North Texas began complying with the Red Flags Rule in July. Hall says since then there have been scattered instances of patients refusing to show photo identification.

"If that happens, our guidelines call for asking for payment in full at the time of service. We won’t bill insurance or otherwise become a creditor for them," he said.

Hall says he and other members of the senior management team conducted training at the practice’s 22 offices.

"For us the training was pretty limited in nature because the additional procedures were limited," he explained. "We just handed out written versions of the new policies and went over them with members of the staff."

Hall and other North Texas staff members initially feared that complying with the rule would require a lot of extra work.

"Obviously that’s the initial reaction any time a new regulation comes out, of how disruptive it will be. That’s where the AUA tool was invaluable, because it helped us see exactly what would be required," he pointed out.

Anjali Baxi, an attorney with Health Care Law Associates law firm in Plymouth Meeting, PA, notes that improved patient care is among the benefits of reducing identity theft.

"If someone comes in to a doctor pretending to be someone else and is treated for a disease the true patient never had, and later on the true patient is treated for something, it could pose a real problem in terms of the treatment the true patient receives," Baxi said.

Medical societies protest rule

Under the leadership of the American Medical Association, more than two dozen medical societies, including AUA, have protested the FTC’s decision to apply the Red Flags Rule to medical practices and other health care providers.

"Our position has consistently been that we don’t think physicians are creditors, because they do not electively defer payment," said Rick Rutherford, director of practice management at AUA. "It’s simply the fact that most health insurance contracts require that payments not be made until the claim is processed. But unless and until the FTC decides to change the rules, our recommendation to our members is to comply with it because there are some fairly significant penalties involved for non-compliance."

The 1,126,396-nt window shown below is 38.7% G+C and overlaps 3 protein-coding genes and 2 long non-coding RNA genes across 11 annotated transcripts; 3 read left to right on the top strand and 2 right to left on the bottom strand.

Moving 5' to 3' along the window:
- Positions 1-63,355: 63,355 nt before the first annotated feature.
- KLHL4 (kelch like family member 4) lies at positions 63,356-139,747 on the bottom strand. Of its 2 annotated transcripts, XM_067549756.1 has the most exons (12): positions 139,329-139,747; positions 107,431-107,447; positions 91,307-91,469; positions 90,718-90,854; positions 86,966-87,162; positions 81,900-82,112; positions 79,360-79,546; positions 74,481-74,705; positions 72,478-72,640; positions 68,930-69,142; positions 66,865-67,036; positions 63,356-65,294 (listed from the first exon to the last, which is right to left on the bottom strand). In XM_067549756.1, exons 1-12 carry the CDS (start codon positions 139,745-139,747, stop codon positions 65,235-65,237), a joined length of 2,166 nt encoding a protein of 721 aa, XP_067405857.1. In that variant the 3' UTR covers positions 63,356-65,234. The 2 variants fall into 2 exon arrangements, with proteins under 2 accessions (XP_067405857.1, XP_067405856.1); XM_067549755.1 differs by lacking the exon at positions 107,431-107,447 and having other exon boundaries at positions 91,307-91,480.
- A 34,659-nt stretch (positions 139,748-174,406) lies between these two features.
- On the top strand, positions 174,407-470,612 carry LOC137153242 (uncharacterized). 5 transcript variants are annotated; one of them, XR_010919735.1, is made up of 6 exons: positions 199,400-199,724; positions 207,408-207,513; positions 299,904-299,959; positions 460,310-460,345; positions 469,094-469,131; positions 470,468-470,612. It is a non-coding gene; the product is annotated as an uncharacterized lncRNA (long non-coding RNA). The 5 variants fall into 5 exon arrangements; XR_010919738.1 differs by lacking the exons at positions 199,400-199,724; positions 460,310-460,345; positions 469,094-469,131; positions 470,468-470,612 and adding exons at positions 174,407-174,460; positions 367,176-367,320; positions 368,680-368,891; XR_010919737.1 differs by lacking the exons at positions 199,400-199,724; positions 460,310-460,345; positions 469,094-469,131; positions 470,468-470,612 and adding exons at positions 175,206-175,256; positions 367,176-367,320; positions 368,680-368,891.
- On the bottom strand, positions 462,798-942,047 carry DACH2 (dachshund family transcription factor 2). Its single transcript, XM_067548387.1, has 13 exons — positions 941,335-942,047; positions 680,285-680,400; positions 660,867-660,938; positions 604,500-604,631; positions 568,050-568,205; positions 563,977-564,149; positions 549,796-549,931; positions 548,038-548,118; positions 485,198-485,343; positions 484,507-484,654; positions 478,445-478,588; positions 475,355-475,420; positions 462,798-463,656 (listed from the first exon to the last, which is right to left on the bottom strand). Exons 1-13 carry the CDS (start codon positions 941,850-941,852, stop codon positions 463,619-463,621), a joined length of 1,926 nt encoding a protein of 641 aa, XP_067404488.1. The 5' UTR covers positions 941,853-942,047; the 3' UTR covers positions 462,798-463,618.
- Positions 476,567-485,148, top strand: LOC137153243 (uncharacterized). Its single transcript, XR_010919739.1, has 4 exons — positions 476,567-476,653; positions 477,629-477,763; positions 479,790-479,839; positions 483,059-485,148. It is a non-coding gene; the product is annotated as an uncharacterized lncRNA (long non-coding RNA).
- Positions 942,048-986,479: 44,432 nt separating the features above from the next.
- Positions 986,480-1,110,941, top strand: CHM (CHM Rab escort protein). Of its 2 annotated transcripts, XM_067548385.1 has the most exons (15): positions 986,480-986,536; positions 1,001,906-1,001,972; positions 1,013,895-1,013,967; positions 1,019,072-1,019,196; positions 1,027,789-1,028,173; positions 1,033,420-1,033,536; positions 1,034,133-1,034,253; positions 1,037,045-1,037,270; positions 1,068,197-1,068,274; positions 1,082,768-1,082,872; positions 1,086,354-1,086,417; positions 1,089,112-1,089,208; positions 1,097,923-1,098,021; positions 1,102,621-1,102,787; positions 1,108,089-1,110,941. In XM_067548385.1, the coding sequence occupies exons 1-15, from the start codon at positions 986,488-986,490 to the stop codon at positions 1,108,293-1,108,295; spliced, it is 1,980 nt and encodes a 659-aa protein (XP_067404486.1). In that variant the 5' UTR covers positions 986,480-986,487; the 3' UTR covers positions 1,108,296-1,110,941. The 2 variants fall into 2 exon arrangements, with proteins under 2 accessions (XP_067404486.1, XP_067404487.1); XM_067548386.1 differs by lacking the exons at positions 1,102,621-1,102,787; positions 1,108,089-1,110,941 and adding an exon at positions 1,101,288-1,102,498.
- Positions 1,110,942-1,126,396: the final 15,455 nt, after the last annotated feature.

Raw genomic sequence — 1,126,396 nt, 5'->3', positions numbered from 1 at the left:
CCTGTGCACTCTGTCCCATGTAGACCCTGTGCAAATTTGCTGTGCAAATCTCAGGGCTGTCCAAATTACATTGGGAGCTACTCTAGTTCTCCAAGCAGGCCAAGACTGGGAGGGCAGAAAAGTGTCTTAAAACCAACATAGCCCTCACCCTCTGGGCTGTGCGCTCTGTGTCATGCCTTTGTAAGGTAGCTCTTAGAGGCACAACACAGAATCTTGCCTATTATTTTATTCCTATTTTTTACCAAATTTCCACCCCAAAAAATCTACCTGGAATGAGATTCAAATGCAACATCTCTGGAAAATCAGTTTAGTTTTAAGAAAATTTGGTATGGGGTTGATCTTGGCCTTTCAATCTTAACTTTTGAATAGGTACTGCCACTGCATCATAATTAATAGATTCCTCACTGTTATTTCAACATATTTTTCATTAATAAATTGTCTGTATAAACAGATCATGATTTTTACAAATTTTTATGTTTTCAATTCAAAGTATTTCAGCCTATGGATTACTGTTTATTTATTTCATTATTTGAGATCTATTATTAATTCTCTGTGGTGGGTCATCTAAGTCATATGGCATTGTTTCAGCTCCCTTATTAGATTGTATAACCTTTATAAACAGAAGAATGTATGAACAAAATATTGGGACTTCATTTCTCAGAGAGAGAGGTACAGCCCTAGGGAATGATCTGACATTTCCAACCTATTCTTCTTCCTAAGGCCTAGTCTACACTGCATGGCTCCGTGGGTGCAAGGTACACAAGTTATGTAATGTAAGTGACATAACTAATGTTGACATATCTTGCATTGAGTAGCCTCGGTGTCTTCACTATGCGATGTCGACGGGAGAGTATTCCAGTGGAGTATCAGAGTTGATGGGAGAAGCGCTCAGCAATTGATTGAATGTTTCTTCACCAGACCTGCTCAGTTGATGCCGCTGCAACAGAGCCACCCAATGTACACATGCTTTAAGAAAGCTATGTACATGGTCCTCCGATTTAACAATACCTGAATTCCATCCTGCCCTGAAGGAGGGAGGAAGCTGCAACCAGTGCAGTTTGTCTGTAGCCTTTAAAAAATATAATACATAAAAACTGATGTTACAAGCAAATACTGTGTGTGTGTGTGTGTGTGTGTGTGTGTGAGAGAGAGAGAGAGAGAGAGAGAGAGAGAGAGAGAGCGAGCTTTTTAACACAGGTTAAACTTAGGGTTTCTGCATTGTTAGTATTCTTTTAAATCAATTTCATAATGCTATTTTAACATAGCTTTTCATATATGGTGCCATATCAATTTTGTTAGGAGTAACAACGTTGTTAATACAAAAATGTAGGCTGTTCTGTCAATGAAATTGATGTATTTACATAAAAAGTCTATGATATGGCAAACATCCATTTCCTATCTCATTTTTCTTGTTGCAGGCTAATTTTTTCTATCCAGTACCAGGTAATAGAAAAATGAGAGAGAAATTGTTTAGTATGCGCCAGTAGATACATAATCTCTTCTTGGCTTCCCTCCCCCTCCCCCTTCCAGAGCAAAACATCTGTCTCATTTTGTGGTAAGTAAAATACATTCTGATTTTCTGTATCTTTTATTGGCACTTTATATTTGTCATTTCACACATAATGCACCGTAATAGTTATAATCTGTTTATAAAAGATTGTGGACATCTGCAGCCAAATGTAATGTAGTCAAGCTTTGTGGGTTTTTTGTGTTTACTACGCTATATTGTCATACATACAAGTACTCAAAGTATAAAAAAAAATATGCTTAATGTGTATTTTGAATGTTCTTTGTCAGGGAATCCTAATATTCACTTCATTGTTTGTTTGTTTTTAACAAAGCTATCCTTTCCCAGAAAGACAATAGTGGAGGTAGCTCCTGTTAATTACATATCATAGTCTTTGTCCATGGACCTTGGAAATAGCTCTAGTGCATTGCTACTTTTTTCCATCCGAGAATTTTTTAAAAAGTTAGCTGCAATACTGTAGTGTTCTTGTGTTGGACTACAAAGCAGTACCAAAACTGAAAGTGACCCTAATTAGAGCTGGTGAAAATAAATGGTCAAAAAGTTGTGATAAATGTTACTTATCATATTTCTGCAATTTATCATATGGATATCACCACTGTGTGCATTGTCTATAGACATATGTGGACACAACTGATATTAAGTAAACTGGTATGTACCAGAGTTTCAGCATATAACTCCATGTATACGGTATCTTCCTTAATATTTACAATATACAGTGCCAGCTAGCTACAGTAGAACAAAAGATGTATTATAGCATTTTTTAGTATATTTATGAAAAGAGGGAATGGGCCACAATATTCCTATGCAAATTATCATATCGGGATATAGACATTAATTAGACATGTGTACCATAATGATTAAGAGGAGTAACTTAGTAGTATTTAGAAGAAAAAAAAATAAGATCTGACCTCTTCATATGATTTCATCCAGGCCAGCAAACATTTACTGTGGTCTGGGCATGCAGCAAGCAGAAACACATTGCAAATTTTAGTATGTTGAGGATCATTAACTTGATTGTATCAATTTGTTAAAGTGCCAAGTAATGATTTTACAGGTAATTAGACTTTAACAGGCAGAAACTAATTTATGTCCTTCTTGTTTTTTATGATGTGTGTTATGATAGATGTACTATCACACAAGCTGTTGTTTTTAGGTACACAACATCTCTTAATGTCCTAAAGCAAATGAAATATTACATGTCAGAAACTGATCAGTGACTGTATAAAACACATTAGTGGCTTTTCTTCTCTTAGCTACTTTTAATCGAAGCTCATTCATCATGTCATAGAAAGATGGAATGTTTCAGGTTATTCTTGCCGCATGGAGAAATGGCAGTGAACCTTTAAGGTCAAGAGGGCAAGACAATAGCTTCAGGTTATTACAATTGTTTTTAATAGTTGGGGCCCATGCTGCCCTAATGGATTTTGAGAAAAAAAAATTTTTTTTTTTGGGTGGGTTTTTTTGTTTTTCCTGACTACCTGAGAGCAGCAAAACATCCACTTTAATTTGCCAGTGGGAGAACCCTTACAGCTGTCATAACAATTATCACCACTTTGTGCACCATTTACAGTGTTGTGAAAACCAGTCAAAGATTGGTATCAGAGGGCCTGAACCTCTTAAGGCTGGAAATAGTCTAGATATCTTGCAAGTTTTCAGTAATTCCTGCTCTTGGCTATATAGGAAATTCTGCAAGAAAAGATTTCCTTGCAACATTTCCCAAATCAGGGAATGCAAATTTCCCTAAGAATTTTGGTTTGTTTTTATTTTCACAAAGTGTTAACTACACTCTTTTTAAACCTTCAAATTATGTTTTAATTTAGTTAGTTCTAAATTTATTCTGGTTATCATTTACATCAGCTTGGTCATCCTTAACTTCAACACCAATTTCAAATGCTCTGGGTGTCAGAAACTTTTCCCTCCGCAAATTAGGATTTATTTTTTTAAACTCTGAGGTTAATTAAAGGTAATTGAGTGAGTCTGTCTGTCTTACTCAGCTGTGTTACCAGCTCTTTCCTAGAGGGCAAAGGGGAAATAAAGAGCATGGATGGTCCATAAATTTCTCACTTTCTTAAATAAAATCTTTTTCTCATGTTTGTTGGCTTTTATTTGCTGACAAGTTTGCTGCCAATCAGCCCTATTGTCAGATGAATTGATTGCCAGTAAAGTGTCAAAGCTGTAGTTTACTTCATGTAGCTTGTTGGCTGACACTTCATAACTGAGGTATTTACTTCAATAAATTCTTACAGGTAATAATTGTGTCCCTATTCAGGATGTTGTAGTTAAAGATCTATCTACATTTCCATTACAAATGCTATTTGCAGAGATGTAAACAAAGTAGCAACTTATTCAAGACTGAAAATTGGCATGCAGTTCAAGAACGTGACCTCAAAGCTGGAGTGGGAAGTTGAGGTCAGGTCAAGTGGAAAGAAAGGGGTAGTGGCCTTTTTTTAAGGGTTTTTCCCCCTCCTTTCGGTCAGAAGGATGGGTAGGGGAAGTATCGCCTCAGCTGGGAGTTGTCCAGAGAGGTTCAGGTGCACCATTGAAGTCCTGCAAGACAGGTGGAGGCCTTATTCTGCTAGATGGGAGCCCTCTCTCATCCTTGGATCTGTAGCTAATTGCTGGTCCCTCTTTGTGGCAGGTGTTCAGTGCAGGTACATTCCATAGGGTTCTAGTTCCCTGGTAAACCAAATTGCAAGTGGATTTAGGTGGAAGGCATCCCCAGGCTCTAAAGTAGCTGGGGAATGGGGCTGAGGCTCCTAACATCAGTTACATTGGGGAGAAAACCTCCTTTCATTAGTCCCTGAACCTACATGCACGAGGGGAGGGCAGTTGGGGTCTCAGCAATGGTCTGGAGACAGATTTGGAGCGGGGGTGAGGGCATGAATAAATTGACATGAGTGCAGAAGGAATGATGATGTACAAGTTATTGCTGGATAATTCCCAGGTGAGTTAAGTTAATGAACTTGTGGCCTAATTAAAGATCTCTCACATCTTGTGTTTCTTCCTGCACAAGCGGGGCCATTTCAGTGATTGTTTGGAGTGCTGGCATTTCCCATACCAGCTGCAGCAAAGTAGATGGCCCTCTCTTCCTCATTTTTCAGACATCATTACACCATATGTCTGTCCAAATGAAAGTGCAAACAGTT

Along with assembling a "how-to" guide for implementing the rule, AUA has been communicating with members about the rule using e-mail updates and through its monthly publication, Health Policy Briefs.

"When we give talks around the country, we always try to mention it, as a word of warning that the deadline is approaching," said Rutherford. "Most of the places where I’ve spoken the last few months, the reaction I get is, 'Yeah, we’re ready to go.'"

Rutherford believes that despite three previous postponements, the FTC will begin enforcing the rule Nov. 1.

"This process is not unusual. We went through something similar with the Health Insurance Portability and Accountability regulations," he recalled. "As the deadline approached and agencies got feedback from the medical societies that their members weren’t ready, they postponed the requirements. But in every case, they eventually said ‘this is it, we’re going ahead.’ And I suspect the Nov. 1 deadline is the final one for Red Flags."